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Sunday, November 26, 2006

Neville Main

A little aside from the regular series of Swift Annual artists.

Neville Main I know almost nothing about despite the fact that his career lasted at least 35 years. He began illustrating children's books for Brockhampton Press as early as 1944, creating the character Jimmy in 1948 for the first of a series of oblong -- approx 3 x 6 inches (6 1/2 x 15 cm) in size -- 62-pages comic strip booklets which told Jimmy's tales with two pictures per page.

While Main was to return to Jimmy a number of times over the years, he quickly became associated with a number of other characters, Matilda Mouse, based on the radio series narrated by Wilfred Pickles, and Muffin the Mule, based on the BBC children's star created by pupeteers Jan Bussell and Ann Hogarth in 1934, although the puppet was only named Muffin when he appeared in an edition of For The Children in 1946. Muffin, who has just celebrated his 60th birthday, trotted onto the screen to star alongside Annette Mills and was hugely popular in those pre-Watch With Mother days and was the first children's TV character to generate huge amounts of merchandise.

Muffin was the cover star of TV Comic when it was launched on 9 November 1951, drawn by Neville Main, and was to remain on the cover for 192 issues before being replaced by Sooty. Muffin, however, continued inside until issue 482 (11 March 1961). Main also illustrated a strip book (similar to the Muffin books) based on another Hogarth Puppets series, The Bookworms, in 1952.

In 1953, 'Jimmy and His Engines' began appearing in the rival children's paper Mickey Mouse Weekly but switched, in 1955, to join Muffin in TV Comic. A year later, Main was drawing 'Snoozy the Sea-Lion', based on another children's show produced by Associated-Rediffusion and broadcast on ITV in the mid-1950s as part of the 15-minute 'Small Time' slot (nowadays probably best known for early Gerry Anderson shows The Adventures of Twizzle and Torchy the Battery Boy).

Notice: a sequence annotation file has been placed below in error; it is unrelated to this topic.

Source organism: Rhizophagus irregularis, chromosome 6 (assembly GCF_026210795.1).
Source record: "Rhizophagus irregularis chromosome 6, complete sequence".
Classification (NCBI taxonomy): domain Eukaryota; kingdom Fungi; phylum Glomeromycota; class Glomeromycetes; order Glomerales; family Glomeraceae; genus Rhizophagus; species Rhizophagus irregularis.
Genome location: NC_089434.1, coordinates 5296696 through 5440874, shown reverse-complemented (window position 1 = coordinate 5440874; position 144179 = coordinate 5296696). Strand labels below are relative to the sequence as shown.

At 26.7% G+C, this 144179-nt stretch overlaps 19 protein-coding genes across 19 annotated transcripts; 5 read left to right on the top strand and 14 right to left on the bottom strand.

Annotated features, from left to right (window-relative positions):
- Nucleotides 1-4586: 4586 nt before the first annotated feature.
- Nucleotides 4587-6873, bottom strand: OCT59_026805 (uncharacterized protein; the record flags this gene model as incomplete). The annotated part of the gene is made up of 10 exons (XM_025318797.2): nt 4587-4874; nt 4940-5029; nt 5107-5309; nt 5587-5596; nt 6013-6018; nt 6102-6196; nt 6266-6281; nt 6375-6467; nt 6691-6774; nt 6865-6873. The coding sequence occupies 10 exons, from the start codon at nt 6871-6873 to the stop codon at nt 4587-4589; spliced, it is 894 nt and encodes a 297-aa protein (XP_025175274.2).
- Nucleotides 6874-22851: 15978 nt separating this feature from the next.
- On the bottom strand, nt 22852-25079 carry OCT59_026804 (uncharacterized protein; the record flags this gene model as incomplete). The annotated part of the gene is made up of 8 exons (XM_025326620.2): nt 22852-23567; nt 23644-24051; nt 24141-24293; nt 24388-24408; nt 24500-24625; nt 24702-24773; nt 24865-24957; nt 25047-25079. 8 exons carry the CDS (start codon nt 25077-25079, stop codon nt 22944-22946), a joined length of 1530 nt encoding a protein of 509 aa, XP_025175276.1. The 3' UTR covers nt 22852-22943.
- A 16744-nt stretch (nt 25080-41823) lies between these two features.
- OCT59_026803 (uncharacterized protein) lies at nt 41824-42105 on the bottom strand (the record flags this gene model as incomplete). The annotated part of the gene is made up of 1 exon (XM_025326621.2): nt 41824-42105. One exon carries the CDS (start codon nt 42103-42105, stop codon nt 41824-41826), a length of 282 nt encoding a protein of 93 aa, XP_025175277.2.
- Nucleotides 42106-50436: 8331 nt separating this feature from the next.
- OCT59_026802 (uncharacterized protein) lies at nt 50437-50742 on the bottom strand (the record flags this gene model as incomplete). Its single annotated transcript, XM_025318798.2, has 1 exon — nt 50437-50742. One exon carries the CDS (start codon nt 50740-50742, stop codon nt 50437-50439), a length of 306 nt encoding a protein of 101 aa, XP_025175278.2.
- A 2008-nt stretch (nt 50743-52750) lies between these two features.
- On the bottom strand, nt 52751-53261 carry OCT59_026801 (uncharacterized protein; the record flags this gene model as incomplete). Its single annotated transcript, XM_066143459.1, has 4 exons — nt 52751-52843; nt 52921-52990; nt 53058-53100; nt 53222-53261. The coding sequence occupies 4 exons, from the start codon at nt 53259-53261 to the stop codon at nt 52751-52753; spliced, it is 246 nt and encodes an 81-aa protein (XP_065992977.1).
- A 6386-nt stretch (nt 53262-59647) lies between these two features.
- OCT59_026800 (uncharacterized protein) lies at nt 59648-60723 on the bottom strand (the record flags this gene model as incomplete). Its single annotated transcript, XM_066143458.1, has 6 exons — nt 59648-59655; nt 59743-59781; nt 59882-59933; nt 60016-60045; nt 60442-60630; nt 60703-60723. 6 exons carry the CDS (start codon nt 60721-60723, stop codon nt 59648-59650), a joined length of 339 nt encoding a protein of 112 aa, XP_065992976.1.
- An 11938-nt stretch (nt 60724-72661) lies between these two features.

In 1960, Main came to the fore in TV Comic once again as the artist on 'Four Feather Falls' (1960-62) and 'Fireball XL5' (1962-64), based on two early Gerry Anderson shows, and as the first artist on 'Dr Who' (1964-66). He was replaced on the latter strip by Bill Mevin but continued working for TV Comic draw 'Tivvy' and 'Basil Brush' in the latter half of the 1960s.

Apart from illustrating 'Larry the Lamb' for the spin-off weekly TV Land and TV Playland Annual, Main had been a stalwart of TV Comic for about two decades. In 1966, he began drawing his long-running 'Jimmy' strip for another spin-off paper, Pippin, also published by TV Publications.

Main's last known work was for Pippin in Playland (as the paper was renamed) in the late 1970s where he drew the 'Rubovia' series based on the BBC puppet series created by Gordon Murray. The strip, set in a mythical eastern European state, ran from 1976 t0 1979 (plus appearances in the Pippin Holiday Special).